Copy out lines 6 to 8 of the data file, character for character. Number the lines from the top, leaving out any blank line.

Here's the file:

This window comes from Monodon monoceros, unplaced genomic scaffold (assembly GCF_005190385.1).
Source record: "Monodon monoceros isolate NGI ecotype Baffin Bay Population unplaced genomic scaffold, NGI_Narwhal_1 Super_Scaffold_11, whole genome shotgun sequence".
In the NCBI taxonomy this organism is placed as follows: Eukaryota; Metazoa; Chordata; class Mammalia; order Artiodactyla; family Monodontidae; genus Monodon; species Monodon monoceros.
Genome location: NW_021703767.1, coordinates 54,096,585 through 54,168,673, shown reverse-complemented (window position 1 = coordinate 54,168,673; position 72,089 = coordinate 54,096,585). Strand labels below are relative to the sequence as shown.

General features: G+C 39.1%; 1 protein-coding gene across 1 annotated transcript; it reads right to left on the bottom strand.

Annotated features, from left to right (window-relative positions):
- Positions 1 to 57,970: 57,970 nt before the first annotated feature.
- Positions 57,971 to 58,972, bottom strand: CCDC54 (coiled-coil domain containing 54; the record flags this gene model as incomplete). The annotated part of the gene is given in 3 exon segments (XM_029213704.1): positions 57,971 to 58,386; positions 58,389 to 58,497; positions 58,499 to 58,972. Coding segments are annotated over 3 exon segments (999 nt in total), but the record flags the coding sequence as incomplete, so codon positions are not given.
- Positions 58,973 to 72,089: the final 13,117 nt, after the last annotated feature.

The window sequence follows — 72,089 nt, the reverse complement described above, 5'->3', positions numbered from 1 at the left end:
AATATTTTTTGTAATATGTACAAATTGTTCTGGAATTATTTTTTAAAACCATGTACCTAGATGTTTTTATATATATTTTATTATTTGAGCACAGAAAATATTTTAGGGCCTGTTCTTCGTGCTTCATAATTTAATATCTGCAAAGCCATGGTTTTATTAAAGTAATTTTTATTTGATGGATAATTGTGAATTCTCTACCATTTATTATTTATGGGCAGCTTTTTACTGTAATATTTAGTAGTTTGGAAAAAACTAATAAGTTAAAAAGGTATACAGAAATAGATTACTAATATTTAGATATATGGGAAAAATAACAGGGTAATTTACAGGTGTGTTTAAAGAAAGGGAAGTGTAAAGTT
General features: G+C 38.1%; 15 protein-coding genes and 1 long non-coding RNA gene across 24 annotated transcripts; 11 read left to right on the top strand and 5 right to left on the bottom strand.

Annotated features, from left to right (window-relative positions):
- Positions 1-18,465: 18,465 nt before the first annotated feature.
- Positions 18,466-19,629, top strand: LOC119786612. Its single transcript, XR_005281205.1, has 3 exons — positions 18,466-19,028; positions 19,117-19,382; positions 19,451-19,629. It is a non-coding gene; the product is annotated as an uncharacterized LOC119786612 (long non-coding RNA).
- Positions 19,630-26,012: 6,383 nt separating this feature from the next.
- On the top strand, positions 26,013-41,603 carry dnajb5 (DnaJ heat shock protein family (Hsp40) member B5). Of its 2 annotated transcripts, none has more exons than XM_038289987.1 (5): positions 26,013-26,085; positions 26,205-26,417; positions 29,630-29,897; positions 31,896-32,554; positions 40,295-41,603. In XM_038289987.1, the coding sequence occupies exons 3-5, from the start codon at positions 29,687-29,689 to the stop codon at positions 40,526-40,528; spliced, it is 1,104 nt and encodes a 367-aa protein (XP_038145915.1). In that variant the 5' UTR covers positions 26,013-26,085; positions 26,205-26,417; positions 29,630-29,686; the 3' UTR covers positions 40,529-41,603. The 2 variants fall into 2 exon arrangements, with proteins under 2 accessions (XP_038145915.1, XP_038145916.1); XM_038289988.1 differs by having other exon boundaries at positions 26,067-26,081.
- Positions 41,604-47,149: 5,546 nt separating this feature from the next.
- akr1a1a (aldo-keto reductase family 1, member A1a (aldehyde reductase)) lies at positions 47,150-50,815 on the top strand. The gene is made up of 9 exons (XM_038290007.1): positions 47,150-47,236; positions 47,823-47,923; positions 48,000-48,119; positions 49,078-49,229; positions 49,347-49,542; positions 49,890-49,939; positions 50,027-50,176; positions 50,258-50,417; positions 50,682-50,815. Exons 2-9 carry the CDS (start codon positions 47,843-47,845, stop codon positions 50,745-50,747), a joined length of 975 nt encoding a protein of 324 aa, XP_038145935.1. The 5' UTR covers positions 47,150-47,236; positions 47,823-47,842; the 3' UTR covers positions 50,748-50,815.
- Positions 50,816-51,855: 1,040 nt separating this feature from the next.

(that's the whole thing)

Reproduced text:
Annotated features, from left to right (window-relative positions):
- Positions 1 to 57,970: 57,970 nt before the first annotated feature.
- Positions 57,971 to 58,972, bottom strand: CCDC54 (coiled-coil domain containing 54; the record flags this gene model as incomplete). The annotated part of the gene is given in 3 exon segments (XM_029213704.1): positions 57,971 to 58,386; positions 58,389 to 58,497; positions 58,499 to 58,972. Coding segments are annotated over 3 exon segments (999 nt in total), but the record flags the coding sequence as incomplete, so codon positions are not given.